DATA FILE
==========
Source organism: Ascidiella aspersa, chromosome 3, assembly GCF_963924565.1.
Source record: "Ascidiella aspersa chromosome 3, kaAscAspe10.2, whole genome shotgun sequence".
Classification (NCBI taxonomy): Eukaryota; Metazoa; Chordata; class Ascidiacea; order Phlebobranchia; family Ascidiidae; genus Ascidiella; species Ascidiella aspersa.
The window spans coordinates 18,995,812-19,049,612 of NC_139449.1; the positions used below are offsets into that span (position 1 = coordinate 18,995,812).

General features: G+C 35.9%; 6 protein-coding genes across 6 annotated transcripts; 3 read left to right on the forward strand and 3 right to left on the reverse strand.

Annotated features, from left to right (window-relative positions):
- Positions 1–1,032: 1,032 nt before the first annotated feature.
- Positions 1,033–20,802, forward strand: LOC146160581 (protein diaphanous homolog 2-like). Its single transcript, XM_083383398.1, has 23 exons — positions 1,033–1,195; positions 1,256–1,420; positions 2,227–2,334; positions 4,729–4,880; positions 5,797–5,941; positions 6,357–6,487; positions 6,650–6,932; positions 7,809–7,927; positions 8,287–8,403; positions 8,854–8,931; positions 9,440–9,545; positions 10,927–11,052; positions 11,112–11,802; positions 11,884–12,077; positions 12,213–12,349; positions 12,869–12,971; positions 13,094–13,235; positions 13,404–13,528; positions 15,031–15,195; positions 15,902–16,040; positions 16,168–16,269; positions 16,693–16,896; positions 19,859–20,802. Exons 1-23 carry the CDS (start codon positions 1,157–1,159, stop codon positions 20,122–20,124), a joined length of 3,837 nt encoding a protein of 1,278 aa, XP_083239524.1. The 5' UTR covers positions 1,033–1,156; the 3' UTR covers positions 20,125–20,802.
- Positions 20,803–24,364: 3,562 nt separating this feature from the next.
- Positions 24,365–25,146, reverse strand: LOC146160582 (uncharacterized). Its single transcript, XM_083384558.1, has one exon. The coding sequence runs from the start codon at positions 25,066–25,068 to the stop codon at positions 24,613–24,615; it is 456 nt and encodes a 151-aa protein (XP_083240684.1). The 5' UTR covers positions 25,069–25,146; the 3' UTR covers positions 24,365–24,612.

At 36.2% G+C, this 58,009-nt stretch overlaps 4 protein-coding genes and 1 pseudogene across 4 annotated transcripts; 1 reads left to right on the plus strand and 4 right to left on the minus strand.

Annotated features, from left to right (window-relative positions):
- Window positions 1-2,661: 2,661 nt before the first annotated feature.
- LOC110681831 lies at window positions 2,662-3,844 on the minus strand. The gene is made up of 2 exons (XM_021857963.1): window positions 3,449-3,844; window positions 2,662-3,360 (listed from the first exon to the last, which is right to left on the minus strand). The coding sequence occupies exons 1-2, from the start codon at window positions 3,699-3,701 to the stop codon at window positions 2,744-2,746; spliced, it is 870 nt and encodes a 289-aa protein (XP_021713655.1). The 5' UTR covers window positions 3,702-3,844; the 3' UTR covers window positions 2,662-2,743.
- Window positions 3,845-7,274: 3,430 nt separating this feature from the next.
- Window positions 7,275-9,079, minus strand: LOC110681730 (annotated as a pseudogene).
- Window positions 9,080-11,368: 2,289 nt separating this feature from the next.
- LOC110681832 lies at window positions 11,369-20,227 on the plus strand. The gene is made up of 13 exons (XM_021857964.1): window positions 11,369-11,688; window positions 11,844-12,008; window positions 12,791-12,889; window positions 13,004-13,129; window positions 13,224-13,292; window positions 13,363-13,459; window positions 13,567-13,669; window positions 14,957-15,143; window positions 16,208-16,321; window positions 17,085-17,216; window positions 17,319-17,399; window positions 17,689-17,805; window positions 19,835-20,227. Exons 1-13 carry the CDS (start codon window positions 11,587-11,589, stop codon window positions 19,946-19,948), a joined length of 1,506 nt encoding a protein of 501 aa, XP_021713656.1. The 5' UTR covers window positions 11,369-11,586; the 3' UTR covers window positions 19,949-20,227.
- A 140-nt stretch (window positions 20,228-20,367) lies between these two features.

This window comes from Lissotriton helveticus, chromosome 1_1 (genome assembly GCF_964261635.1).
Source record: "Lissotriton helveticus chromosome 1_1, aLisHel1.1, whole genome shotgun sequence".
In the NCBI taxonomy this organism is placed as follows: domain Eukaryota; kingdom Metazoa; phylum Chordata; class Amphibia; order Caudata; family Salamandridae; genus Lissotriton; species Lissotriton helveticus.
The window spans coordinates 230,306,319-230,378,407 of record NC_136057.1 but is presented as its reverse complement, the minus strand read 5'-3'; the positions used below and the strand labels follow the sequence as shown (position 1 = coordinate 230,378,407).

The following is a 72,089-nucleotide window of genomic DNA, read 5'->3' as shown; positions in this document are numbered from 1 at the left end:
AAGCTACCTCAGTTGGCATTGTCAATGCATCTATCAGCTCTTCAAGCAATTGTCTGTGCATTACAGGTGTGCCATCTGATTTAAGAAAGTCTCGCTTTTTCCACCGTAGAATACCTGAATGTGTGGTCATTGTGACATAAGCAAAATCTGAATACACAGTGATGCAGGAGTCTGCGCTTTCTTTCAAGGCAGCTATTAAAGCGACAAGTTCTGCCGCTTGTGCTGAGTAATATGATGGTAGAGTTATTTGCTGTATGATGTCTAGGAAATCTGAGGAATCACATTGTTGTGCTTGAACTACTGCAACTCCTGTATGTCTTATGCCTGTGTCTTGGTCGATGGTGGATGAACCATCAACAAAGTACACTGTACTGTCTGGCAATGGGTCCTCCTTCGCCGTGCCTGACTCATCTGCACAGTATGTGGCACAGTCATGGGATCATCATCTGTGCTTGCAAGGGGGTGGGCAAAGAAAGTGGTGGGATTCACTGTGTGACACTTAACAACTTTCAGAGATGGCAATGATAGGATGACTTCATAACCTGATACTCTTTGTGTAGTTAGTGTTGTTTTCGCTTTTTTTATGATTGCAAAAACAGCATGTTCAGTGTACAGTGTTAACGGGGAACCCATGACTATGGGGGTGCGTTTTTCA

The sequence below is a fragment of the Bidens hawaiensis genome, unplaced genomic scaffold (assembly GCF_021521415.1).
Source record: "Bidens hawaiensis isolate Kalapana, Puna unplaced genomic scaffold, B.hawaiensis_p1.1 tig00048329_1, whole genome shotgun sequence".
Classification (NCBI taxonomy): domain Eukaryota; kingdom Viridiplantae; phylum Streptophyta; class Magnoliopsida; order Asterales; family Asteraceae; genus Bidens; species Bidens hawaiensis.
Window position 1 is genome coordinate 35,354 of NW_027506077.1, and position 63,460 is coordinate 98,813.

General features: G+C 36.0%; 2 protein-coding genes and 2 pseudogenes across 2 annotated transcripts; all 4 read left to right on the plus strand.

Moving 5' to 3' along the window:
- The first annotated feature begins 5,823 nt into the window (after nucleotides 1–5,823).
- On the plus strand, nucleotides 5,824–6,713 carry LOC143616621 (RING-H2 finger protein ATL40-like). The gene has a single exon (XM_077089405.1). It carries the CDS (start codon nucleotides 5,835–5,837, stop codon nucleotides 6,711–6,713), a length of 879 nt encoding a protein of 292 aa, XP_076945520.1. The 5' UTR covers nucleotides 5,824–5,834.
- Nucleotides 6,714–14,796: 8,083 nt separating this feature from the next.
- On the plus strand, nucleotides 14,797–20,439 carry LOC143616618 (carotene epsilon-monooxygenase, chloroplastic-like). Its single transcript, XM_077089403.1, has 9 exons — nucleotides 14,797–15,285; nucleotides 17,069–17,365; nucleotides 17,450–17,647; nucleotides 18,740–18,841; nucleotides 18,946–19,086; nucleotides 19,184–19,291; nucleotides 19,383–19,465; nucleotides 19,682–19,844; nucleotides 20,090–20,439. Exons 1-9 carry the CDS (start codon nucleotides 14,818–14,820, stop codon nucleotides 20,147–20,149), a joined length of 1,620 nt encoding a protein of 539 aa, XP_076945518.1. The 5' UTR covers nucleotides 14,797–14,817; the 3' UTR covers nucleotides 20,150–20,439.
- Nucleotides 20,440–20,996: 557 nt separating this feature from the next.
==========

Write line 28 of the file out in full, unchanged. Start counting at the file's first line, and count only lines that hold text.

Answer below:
Classification (NCBI taxonomy): domain Eukaryota; kingdom Viridiplantae; phylum Streptophyta; class Magnoliopsida; order Asterales; family Asteraceae; genus Bidens; species Bidens hawaiensis.